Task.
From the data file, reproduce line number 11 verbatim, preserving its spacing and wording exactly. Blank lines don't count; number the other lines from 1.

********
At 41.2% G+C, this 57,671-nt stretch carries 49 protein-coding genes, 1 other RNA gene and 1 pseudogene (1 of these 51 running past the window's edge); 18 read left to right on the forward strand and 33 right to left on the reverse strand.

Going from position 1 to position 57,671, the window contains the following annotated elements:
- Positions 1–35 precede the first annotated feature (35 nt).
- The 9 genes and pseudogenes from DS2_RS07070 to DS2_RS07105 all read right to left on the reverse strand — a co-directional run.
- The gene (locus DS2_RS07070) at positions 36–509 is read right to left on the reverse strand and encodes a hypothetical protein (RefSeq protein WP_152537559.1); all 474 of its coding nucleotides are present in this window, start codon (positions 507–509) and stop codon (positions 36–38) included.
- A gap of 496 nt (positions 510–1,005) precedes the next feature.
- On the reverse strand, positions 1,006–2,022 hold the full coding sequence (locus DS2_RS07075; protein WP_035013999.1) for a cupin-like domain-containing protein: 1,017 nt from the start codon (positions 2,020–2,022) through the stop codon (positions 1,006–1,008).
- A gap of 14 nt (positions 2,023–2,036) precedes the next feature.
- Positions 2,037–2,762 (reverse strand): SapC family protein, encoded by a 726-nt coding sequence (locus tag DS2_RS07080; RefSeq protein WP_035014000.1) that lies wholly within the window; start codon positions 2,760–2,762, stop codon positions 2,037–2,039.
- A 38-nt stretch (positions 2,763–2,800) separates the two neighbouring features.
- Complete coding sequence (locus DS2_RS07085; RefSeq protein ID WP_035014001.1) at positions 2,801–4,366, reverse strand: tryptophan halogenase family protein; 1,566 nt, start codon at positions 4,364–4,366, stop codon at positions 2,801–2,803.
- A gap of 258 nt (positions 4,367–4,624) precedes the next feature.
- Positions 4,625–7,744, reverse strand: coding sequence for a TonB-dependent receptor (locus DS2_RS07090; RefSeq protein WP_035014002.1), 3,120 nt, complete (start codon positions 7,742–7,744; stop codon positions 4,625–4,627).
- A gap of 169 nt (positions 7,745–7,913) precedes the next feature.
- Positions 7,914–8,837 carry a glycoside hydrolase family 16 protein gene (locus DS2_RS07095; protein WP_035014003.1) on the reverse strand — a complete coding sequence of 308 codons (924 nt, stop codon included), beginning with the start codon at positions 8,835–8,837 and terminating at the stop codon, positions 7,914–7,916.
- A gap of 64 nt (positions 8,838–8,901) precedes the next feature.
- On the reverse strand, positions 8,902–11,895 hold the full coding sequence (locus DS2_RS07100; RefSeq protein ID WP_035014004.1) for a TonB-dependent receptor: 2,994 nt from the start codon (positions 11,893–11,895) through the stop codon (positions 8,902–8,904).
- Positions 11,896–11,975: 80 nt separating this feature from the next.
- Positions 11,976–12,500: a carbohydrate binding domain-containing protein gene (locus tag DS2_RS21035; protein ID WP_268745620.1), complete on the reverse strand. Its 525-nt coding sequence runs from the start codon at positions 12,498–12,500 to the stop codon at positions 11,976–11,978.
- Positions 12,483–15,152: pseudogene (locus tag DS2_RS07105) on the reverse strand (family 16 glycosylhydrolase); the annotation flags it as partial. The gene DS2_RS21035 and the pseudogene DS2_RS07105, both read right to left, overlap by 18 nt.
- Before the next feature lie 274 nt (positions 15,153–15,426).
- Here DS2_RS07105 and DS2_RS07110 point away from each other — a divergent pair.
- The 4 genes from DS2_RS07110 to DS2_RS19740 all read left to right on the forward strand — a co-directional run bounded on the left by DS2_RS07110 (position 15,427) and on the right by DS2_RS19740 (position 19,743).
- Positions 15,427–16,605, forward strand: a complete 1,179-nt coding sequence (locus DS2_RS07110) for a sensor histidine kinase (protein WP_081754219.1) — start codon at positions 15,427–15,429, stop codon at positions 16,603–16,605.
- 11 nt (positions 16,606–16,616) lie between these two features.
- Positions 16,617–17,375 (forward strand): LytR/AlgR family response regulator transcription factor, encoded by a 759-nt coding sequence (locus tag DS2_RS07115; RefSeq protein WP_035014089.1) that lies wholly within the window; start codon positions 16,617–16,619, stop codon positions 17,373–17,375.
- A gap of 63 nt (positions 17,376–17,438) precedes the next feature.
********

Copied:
- Complete coding sequence (locus DS2_RS07085; RefSeq protein ID WP_035014001.1) at positions 2,801–4,366, reverse strand: tryptophan halogenase family protein; 1,566 nt, start codon at positions 4,364–4,366, stop codon at positions 2,801–2,803.